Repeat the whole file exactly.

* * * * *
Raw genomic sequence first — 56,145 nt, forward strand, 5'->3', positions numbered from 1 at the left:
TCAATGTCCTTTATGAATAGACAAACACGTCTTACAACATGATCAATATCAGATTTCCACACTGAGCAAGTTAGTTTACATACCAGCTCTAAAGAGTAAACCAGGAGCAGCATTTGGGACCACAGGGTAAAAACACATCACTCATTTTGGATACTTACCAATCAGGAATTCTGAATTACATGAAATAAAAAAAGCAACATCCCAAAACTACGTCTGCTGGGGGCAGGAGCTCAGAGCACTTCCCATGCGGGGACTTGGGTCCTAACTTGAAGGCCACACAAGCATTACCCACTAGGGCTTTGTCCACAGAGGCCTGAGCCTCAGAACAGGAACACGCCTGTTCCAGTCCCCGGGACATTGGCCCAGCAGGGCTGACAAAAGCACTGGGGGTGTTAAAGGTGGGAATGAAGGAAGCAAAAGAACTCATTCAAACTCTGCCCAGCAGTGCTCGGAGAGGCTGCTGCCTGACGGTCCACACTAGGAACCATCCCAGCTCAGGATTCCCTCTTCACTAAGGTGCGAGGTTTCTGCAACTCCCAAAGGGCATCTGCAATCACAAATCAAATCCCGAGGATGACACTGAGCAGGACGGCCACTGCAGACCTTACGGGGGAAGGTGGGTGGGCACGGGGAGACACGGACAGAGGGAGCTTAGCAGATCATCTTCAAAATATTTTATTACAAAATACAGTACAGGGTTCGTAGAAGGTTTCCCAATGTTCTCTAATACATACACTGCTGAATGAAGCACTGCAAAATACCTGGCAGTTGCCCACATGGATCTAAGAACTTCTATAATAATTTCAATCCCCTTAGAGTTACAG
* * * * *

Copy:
Raw genomic sequence first — 56,145 nt, forward strand, 5'->3', positions numbered from 1 at the left:
TCAATGTCCTTTATGAATAGACAAACACGTCTTACAACATGATCAATATCAGATTTCCACACTGAGCAAGTTAGTTTACATACCAGCTCTAAAGAGTAAACCAGGAGCAGCATTTGGGACCACAGGGTAAAAACACATCACTCATTTTGGATACTTACCAATCAGGAATTCTGAATTACATGAAATAAAAAAAGCAACATCCCAAAACTACGTCTGCTGGGGGCAGGAGCTCAGAGCACTTCCCATGCGGGGACTTGGGTCCTAACTTGAAGGCCACACAAGCATTACCCACTAGGGCTTTGTCCACAGAGGCCTGAGCCTCAGAACAGGAACACGCCTGTTCCAGTCCCCGGGACATTGGCCCAGCAGGGCTGACAAAAGCACTGGGGGTGTTAAAGGTGGGAATGAAGGAAGCAAAAGAACTCATTCAAACTCTGCCCAGCAGTGCTCGGAGAGGCTGCTGCCTGACGGTCCACACTAGGAACCATCCCAGCTCAGGATTCCCTCTTCACTAAGGTGCGAGGTTTCTGCAACTCCCAAAGGGCATCTGCAATCACAAATCAAATCCCGAGGATGACACTGAGCAGGACGGCCACTGCAGACCTTACGGGGGAAGGTGGGTGGGCACGGGGAGACACGGACAGAGGGAGCTTAGCAGATCATCTTCAAAATATTTTATTACAAAATACAGTACAGGGTTCGTAGAAGGTTTCCCAATGTTCTCTAATACATACACTGCTGAATGAAGCACTGCAAAATACCTGGCAGTTGCCCACATGGATCTAAGAACTTCTATAATAATTTCAATCCCCTTAGAGTTACAG